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Homemade topper for tummy issues?

Discuss ways to improve the quality of your dog's life and longevity through proper nutrition; a place for all of your questions and answers about feeding your pooch!

Please keep discussions fun, friendly, and helpful at all times. Non-informative posts criticizing a particular brand or another poster’s choice of food are not allowed in this Forum. References to any brand of food as "junk," "garbage," or other harsh names will be removed.

  
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joey

I'm working on- three toys!
 
 
Barked: Sun Sep 16, '12 7:27am PST 
It's sad, but I sometimes wonder if dogs didn't do better long ago when many of them were being fed table scraps instead of kibble. There is just so much cancer being diagnosed now, and while much of that may be due to better diagnostics and increased awareness of health issues, I sometimes wonder if all this processed food is taking its toll.

In any case, yes, any fruits and veggies (if you need/use them at all) should be ground up well. Dogs can't digest starch, so those foods need to be either cooked quite well or processed to break down the starchiness of them.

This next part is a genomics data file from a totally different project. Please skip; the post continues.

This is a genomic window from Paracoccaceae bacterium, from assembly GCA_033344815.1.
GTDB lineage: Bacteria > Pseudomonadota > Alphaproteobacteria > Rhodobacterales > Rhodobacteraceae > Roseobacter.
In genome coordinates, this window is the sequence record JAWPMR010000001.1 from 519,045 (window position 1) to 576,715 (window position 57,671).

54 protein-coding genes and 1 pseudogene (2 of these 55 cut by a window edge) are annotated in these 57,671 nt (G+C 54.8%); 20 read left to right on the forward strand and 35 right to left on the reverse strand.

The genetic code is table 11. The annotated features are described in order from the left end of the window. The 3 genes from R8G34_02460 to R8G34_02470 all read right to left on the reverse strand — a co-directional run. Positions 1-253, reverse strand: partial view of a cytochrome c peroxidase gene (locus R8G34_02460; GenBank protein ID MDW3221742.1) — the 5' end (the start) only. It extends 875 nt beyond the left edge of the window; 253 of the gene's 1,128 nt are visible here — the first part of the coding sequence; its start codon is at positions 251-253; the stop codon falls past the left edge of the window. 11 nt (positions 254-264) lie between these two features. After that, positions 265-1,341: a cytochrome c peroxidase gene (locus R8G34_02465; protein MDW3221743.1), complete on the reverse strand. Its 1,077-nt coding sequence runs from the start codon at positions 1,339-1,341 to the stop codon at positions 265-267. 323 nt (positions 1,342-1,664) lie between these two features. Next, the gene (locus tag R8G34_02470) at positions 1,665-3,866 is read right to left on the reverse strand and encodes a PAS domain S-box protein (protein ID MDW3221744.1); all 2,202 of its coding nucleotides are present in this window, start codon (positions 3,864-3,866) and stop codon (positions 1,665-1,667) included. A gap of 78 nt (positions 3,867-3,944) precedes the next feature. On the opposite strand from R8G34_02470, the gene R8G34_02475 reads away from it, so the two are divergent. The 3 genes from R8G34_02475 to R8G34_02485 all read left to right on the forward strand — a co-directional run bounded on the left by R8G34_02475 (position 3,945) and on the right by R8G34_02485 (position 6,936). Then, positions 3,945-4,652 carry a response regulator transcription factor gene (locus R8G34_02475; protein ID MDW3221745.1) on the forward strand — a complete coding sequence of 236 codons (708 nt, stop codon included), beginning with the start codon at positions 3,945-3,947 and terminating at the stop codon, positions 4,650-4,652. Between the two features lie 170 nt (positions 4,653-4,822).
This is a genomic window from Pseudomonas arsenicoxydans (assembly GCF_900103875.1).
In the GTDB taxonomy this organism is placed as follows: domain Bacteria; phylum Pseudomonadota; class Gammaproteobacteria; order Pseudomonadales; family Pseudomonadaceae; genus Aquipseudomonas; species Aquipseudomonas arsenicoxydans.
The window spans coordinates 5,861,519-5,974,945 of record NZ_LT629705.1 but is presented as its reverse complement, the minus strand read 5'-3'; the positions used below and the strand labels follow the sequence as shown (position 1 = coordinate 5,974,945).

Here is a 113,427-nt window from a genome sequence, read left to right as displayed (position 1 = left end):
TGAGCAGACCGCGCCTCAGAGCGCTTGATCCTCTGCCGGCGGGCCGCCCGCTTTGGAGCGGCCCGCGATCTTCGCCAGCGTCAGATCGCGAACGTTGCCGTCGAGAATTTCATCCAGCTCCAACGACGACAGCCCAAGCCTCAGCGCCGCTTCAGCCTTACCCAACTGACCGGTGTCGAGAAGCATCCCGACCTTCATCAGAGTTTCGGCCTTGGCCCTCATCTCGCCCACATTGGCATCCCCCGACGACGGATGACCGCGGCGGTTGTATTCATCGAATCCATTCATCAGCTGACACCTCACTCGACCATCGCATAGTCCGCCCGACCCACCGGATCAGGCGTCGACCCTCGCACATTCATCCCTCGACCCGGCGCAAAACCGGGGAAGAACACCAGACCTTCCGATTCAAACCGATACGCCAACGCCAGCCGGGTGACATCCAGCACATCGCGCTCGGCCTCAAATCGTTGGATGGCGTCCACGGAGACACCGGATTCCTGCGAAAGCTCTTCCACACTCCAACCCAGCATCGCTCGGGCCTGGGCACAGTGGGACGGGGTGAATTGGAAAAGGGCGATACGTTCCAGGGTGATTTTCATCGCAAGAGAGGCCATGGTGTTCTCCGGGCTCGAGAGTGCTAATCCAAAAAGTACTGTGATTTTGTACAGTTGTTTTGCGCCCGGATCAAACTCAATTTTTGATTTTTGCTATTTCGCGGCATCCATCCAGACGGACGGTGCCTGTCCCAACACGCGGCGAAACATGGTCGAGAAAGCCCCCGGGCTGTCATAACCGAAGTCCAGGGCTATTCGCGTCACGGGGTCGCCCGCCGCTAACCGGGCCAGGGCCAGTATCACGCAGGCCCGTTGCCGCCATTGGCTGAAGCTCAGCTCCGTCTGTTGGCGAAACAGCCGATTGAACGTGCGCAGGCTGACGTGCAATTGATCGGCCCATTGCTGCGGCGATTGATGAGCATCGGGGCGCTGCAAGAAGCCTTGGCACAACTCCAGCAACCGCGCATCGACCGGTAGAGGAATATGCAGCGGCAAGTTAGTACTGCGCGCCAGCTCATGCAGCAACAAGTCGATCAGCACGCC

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Taggert

Semper Vorax
 
 
Barked: Sun Sep 16, '12 10:05pm PST 
ginger for helping upset tummies and cancer

fennel for bad breath, upset tummy and flatulence

these two are the best herb/vegies that I use for us humans and the dogs. For the dogs I boil the fennel in low sodium chicken stock until soft and blend it into a baby food paste to mix into foods.

Ginger can be made into a tea or ground into a paste and similarly mixed in. We tend to avoid mints and peppermints, as they cause tummy problems with humans suffering reflux so I imagine they would do the same in dogs.

Lots of websites recommend goldenseal too, but I don't have experience with it.

Edited by author Sun Sep 16, '12 10:09pm PST

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Jewel, PCD

8.6lbs of fury- in a bow!
 
 
Barked: Tue Sep 18, '12 8:19am PST 
Thanks for those links Taggert! I know I can get ginger root in town but I don't know about Fennel. I'll start adding ginger root to her meals right away and see if that helps.

Do you use raw or cooked ginger when making it into a paste?

Edited by author Tue Sep 18, '12 8:20am PST

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Taggert

Semper Vorax
 
 
Barked: Wed Sep 19, '12 12:27am PST 
cooked. Ginger has that fiberous stuff in it that is difficult to digest raw. Fennel is a pretty common item in the veggie section of the grocery store. At least, its always in the one closest to me.

Edited by author Wed Sep 19, '12 12:44am PST

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